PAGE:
Service Learning Basics

In this section we introduce the idea of service learning, discuss ways to enhance your own course with SLS content and partnerships, share best practices for service learning, and present ways to factor assessment practices related to service learning in your course.

Why Service Learning

Service Learning Defined

Service Learning is a pedagogy that provides students with structured opportunities to learn, develop, and reflect through active participation in thoughtful, organized community engagement (Jawaharal et al 2006 cited in Dukhan et al 2006).  Important features of service learning include (Jacoby 1996):

  1. Addresses human and community priorities as defined by the community (local, state, national, or global), often through experiential learning opportunities.
  2. Structured reflection explicitly designed to foster learning and development that connects the engagement experiences with course goals, including learning about the larger social issues behind the needs their engagement is addressing.
  3. Reciprocity between the community partners and the course so that both community priorities and student learning goals are addressed and all partners involved contribute to determining what is to be learned as well as engage in learning themselves.  

 

Six Critical Elements of Thoughtful Community Engaged Learning (Adapted from Mintz and Hesser 1996, Eyler and Giles 1999)
  1. Community Voice: Community voices identify the priority areas for engagement; student learning goals align with these priorities so that the community engagement is central to the course.
  2. Orientation and Training: Students need information about the community, the specific partners and the relevant issues. 
  3. Meaningful Action: The ways in which students engage with the community are valuable and necessary to the community and integral to the academic learning goals.
  4. Commitment: Students are held accountable for honoring their commitment to the agreed upon community engagement.
  5. Reflection: Because students usually do not automatically make the connections between course content and community engagement experiences on their own, structured reflection is critical to learning. Reflection opportunities should be continuous and place the experience into a broader context (What? So What? Now What?).
  6. Evaluation: Instructors have a dual responsibility to measure the effectiveness of the engagement in the community and the impact of the student’s learning experience.

 

For Further Reading: 

Dukhan, N., M.R. Schumack, and J.J. Daniels. 2008. Implementation of service-learning in engineering and its impact on students' attitudes and identity. European Journal of Engineering Education. 33(1): 21-31.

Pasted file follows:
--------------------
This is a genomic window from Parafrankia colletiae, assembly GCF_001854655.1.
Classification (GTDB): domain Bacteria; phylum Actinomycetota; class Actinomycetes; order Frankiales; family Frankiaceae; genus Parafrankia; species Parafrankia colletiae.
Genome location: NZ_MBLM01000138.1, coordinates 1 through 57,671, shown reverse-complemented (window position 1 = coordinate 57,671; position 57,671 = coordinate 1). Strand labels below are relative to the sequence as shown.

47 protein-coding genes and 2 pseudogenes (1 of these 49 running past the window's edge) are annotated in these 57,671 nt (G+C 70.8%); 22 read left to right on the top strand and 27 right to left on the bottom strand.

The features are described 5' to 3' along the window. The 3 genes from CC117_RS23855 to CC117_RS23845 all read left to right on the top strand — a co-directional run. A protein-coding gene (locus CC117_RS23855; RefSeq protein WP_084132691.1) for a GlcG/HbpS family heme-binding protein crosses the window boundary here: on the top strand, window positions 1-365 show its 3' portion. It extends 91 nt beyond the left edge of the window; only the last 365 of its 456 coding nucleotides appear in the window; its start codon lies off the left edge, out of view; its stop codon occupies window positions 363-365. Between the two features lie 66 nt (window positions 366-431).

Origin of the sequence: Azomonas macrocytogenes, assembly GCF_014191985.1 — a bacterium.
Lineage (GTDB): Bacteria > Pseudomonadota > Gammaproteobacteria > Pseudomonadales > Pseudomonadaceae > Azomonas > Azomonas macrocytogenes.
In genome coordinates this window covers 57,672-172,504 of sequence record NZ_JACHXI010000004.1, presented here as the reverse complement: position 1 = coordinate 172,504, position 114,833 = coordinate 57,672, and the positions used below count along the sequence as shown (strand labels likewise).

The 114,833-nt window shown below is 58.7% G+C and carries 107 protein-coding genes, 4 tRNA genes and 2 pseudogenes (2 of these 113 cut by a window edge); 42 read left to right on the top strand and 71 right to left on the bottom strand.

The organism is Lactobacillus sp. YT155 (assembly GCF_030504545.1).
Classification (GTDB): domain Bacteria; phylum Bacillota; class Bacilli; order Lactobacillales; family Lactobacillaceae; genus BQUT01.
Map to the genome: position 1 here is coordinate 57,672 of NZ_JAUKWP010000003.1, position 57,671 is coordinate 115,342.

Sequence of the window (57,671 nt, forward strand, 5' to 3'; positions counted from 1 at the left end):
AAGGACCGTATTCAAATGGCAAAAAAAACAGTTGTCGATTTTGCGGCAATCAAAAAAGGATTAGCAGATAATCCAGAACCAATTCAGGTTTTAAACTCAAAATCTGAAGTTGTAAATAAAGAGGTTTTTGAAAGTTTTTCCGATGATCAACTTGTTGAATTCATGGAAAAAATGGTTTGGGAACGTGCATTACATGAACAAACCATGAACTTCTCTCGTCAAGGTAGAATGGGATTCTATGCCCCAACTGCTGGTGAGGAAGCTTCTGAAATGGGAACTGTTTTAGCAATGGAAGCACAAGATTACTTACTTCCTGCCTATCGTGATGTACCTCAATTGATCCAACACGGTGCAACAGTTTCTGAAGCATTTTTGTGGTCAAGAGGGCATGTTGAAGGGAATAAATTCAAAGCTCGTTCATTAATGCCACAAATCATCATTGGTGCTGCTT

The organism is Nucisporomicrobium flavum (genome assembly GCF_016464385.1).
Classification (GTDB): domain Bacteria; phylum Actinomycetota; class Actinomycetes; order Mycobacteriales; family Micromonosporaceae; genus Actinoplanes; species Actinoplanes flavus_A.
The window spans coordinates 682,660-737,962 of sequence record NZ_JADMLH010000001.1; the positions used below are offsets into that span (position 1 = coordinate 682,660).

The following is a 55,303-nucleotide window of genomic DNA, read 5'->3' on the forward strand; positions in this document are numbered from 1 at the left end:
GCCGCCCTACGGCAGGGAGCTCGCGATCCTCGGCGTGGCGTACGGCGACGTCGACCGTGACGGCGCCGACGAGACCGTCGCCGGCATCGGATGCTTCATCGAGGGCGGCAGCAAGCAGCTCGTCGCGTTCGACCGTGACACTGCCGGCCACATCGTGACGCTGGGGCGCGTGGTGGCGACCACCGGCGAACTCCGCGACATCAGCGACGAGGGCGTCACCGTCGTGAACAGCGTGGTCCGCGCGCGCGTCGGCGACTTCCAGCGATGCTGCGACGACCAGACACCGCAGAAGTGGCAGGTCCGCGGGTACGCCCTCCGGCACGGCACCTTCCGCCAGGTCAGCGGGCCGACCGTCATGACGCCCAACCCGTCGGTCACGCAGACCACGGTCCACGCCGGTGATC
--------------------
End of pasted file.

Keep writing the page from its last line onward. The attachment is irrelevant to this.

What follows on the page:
Eyler, Janet and Dwight E. Giles. 1999. Where's the Learning in Service-Learning? San Francisco: Jossey-Bass.

Jacoby, Barbara and Associates. 1996. Service-Learning in Higher Education: Concepts and Practices. San Francisco: Jossey-Bass Publications.

Mintz, Suzanne D. and Garry W. Hesser.  1996.  "Principles of Good Practice in Service-Learning." In Service-Learning in Higher Education: Concepts and Practices. San Francisco: Jossey-Bass Publications.

Ways to Enhance Your Course with SLS Content and Partnerships

  1. Develop a new module
  2. Develop a new assignment
  3. If your course is already focused on sustainability, add some community components
  4. If your course is already focused on community, add some sustainability components
  5. Connect to real world cases
  6. Connect one community issue to others, presenting a systems analysis
  7. Bring guest speakers into your classroom
  8. Add a community-based learning experience
  9. Design a new course, building on your content expertise

Recommended Best Practices for Service Learning

  • Include action-based group projects for students
  • Connects the classroom to the community. 
    • If feasible, the social problem being addressed needs to be directly linked to the curricular content being studied. In cases where this is not possible, at a minimum, course learning should be intentionally applied to the identified social problem. 
  • Involves interaction with a community partner 
    • Examples include having the community partner address students about community needs, helping to educate the students about an existing social problem the partner is attempting to address, and inviting the students to participate in creatively identifying ways and carrying forward action plans.
  • Does not put unnecessary burden on the community partner
  • Introduces students by exposure to a diversity of stakeholders (community partners, teacher, peer group partners, etc.) with a diversity of life experiences, goals, and working styles
  • Includes integrated personal (and sometimes group) reflection for students
  • Is graded thoughtfully as part of the academic expectations of course curriculum that connects the classroom to the community

(Adapted from White & White 2013, “Best Practices and Effectiveness of Service Learning”)

Assessment and Service Learning

Content coming soon...